Hong Kong is using an algorithm to schedule and manage nightly engineering work on their subway system.

Photo Credit: © WONG SZE FEI - Fotolia.com

Photo Credit: © WONG SZE FEI - Fotolia.com

At midnight, Hong Kong's subway cars go into sidings where a team of engineers do regular maintenance on them. Each week, 10,000 people do 2,600 engineering tasks across the entire subway system. This can include grinding rough nails, replacing tracks or simply checking for damage. Humans carry out the tasks, but the entire process is managed and scheduled by artificial intelligence. 

Hong Kong has one of the best subway systems in the entire world, with 99.9 percent on-time accuracy. It is owned by MTR Corporation, who also owns the subway systems in Stockholm, Melbourne, London and Beijing. The company is planning to roll out the AI boss to these other networks as well. 

"It will probably be Beijing first," said Andy Chun, the designer of the AI. "Before AI, they would have a planning session with experts from five or six different areas. It was pretty chaotic. Now they just reveal the plan on a huge screen."

The AI works alongside a simulated model of the subway system to find the best way to schedule engineering work. It is able to see where work can be combined and share resources in a way that humans aren't able to. Humans are able to override the system to manually add any unexpected or urgent repairs. The system saves two days a week in scheduling and the engineering team has 30 extra minutes a night to complete their tasks. This saves MTR $800,000 a year.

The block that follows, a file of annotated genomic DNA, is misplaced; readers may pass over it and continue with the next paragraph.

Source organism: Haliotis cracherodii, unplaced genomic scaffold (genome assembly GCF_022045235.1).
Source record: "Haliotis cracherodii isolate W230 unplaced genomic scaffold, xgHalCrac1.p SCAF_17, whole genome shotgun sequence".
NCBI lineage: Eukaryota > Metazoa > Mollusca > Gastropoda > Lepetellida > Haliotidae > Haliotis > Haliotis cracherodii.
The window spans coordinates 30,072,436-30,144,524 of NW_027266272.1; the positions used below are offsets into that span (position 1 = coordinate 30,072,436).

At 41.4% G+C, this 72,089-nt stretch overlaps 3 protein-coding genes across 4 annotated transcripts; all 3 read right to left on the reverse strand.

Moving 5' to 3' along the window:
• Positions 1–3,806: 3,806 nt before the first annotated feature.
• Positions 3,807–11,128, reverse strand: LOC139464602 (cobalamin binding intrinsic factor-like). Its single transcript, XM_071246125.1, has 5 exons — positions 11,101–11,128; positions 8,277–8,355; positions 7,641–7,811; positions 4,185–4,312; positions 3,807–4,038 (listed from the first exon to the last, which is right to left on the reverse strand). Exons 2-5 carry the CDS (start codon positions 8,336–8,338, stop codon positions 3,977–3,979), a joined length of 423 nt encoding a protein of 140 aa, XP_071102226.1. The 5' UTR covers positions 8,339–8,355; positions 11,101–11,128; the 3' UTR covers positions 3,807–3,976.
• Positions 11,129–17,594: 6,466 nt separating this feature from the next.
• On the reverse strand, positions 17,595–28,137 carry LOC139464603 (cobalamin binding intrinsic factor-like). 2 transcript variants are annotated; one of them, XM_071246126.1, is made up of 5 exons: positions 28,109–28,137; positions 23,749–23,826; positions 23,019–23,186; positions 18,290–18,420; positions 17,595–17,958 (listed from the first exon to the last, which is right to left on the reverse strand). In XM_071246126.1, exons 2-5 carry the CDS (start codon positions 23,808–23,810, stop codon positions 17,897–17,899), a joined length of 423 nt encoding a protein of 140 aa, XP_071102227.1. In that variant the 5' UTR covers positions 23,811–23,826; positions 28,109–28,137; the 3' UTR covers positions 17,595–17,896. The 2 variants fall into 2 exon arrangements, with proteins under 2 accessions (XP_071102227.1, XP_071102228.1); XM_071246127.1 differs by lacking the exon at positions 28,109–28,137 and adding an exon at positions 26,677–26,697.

Chun built the AI with human knowledge that would normally take years of experience to gather.

"We asked the experts what they consider when making a decision, then formulated that into rules – we basically extracted expertise from different areas about engineering works," Chum said.

The algorithm itself works by putting different solutions up against the same issue to see which one is the best fit. The people who carry out the engineering work took awhile to accept the process because they often didn't like knowing why they were performing certain tasks. Workers simply want to know how these decisions are being made.